A Canadian deep-space instrument just found water on a distant planet.
The puffy gas giant, WASP-96b, was captured in unprecedented detail in infrared or heat-seeking wavelengths – and the James Webb Space Telescope is just getting started, along with its Canadian spectrometer.
The international telescopic collaboration launched Webb to space on December 25. The massive telescope then needed to fly 1.5 million kilometres from Earth and undergo a rigorous commissioning period that required dozens of steps and images released so far.
But the big reveal July 12 was an incredible moment in Canadian astronomy. Canada, through the Canadian Space Agency and Honeywell, contributed a spectrometer and Fine Guidance Sensor (pointing device) providing a guaranteed share of telescope time for scientists working in the country.
That’s a huge deal. Webb is going to be the premiere observatory of the next 20 years, if current estimates hold, and Canada’s exoplanet science will take a forward step. The principal investigator of the Near-Infrared Imager and Slitless Spectrograph is René Doyon, an exoplanet instrument specialist at the University of Montreal who has practiced his craft on several ground telescopes.
Doyon thinks what we could be looking at is a “water world,” glowing in the spectrometer at a distance of 1,150 light-years.
“One thing that is predicted to exist are water world planets that have a rocky core with thick oceans around them,” Doyon told reporters during a livestreamed press conference on June 12. He urged more follow-up observations by Webb and other telescopes to be sure, but said Webb’s ability to see water molecules or “water features” is a promising start.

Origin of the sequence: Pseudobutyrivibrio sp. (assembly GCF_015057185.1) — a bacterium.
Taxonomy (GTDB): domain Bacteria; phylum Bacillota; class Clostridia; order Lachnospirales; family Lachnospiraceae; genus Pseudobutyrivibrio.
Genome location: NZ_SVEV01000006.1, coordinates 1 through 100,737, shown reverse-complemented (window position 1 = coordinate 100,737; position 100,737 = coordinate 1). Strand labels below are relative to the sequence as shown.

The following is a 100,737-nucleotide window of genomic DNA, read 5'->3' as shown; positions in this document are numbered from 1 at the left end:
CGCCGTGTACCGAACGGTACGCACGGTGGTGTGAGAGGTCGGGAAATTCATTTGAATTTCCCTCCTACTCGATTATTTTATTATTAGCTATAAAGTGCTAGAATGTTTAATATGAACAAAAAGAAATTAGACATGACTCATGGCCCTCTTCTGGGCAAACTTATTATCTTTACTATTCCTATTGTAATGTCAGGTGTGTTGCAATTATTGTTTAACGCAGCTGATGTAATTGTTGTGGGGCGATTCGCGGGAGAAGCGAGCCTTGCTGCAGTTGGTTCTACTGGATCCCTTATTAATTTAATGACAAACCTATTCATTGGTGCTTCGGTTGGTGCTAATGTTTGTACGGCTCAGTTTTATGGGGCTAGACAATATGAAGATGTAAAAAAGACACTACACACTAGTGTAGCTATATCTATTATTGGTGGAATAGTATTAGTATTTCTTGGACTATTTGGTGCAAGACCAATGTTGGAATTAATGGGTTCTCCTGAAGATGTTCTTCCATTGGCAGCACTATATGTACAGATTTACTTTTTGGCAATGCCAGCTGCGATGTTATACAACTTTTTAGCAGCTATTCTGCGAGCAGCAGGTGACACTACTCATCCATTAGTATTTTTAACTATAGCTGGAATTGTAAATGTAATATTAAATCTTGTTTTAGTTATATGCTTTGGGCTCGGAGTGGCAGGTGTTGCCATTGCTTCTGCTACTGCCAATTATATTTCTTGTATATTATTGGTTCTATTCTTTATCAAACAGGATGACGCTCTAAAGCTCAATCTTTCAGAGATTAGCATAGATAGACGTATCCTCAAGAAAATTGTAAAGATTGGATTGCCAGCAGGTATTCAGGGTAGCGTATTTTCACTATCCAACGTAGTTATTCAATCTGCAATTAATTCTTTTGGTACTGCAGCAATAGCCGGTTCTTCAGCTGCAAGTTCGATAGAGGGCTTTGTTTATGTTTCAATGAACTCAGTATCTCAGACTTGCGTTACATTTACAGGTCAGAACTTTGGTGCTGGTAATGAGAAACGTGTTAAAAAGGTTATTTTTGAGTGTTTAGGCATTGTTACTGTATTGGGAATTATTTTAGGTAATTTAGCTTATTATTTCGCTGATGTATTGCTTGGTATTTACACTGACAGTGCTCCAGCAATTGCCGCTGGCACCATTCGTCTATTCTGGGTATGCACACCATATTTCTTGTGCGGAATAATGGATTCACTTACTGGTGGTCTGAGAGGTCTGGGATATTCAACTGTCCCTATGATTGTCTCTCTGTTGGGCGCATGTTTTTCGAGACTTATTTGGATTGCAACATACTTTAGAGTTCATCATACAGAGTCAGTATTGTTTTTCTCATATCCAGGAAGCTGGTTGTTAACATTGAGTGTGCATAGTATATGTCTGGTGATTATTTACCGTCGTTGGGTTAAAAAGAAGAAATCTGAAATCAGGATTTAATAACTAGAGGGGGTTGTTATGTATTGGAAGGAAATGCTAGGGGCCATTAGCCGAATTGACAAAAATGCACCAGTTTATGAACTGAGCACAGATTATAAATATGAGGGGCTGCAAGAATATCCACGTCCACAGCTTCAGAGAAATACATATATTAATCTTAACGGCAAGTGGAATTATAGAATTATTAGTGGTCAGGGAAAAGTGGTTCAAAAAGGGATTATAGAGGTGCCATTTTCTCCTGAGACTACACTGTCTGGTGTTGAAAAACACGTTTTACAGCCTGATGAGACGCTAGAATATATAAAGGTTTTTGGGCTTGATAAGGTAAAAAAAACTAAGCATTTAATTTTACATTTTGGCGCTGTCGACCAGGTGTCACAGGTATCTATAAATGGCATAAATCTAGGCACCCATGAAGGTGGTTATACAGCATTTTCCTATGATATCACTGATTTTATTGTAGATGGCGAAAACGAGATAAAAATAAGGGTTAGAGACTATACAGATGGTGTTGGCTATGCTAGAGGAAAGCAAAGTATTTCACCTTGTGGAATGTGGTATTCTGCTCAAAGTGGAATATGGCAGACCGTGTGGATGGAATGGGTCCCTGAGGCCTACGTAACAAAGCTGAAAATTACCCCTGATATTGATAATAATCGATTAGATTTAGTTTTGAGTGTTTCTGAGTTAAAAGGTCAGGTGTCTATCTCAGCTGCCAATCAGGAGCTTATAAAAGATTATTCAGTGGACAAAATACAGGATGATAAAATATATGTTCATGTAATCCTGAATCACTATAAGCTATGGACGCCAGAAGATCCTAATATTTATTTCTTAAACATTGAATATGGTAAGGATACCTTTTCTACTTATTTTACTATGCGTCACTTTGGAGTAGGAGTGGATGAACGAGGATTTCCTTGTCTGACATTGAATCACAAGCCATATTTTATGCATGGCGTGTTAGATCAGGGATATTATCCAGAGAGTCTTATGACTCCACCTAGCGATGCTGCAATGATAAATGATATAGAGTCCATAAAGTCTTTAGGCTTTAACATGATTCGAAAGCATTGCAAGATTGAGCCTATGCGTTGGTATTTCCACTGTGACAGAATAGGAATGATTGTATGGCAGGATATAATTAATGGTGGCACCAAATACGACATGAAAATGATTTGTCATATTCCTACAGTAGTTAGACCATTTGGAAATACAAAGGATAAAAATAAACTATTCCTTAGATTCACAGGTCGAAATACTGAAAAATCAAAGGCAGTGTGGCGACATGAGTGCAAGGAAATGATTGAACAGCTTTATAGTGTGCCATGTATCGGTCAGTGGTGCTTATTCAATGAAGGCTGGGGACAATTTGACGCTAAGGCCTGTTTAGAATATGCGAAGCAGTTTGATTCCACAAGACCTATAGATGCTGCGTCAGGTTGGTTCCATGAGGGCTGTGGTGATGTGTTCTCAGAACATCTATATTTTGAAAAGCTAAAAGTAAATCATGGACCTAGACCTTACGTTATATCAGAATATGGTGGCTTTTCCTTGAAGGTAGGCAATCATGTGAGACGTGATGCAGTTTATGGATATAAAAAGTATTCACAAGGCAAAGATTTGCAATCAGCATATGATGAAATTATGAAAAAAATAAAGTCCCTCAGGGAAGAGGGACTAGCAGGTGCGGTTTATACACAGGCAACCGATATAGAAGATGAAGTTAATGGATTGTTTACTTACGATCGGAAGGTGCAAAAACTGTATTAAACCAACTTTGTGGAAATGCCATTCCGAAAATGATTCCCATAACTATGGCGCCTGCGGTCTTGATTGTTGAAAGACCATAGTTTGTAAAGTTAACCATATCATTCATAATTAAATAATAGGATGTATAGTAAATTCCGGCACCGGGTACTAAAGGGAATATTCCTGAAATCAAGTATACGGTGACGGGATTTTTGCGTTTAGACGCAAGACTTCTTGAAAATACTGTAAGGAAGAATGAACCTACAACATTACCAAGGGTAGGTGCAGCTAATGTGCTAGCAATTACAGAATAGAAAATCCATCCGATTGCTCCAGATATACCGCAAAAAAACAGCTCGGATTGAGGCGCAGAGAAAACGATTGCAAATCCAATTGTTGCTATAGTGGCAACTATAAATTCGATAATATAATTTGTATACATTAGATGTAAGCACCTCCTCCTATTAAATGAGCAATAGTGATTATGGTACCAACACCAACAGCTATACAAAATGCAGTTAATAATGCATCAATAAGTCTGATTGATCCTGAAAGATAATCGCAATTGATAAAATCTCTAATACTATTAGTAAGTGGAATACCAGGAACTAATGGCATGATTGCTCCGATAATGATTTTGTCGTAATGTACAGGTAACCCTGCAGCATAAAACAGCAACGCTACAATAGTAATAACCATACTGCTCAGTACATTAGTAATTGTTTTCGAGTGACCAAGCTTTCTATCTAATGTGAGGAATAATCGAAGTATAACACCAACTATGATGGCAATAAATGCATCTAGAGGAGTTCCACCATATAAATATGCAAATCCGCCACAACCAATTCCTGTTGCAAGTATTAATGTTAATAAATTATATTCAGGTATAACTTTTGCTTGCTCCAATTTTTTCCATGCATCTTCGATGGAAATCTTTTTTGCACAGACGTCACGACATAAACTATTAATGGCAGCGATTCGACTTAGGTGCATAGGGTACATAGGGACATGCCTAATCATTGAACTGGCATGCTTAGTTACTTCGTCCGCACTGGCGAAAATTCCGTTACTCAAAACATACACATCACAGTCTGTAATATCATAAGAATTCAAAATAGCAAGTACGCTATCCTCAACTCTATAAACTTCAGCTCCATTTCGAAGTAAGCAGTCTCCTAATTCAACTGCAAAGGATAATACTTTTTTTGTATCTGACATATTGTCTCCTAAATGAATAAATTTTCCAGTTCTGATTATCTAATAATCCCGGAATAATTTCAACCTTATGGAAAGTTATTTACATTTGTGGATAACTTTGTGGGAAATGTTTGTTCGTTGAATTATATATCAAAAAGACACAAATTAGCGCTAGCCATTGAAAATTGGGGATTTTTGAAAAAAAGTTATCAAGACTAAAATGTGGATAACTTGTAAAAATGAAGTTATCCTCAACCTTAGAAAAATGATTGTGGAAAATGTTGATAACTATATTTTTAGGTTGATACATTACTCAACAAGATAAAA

The Canadian spectrometer will be a giant leap over the much older instruments on the Hubble Space Telescope, which can detect exoplanet atmospheres at lower resolution (and from Earth orbit, where stray light can interfere with observations.) Hubble’s first confirmed detection of water in an exoplanet was in 2013.
WASP-96b likely isn’t habitable to life as we know it, but the detection is still a big deal. Yes, the Jupiter-sized planet has searing cloud temperatures of nearly 550 degrees Celsius, and also yes, it does orbit its parent star at an uncomfortably close distance — a ninth of Mercury’s orbit to our own Sun.
But as the planet whips around its star every 3.5 days, Webb demonstrated that its Canadian spectrometer can pick out the delicate signature of a planet’s atmosphere against the intense light of a star. The brightness change the spectrometer detected was only between 0.6 and 2.8 microns, which NASA said was incredibly precise.
NASA said in a statement that it was not only the water that attracted investigators’ interest, but clouds, which were not “thought to exist based on prior observations.” Canada’s NIRISS even picked up oxygen, methane and carbon dioxide, which is huge, as Webb will be tasked to look at those life-friendly molecules in worlds that might be habitable.
There’s already a lineup of observations planned under Webb’s Cycle 1, which will include exoplanet observations of rocky planets that are much closer in size and make up to our own planet. Webb will spend roughly a quarter of its booked time looking at atmospheres and where possible, minerals — meaning, the actual surface of other worlds.
NASA had high praise for the Canadian instrument. “This NIRISS observation demonstrates that Webb has the power to characterize the atmospheres of exoplanets — including those of potentially habitable planets — in exquisite detail.”
Doyon said the spectrometer is ready for work. “There’s many, many new discoveries that we can expect,” he said.
This biweekly column by Canadian science and space journalist Elizabeth Howell focuses on a trending news topic in Canadian astronomy and space.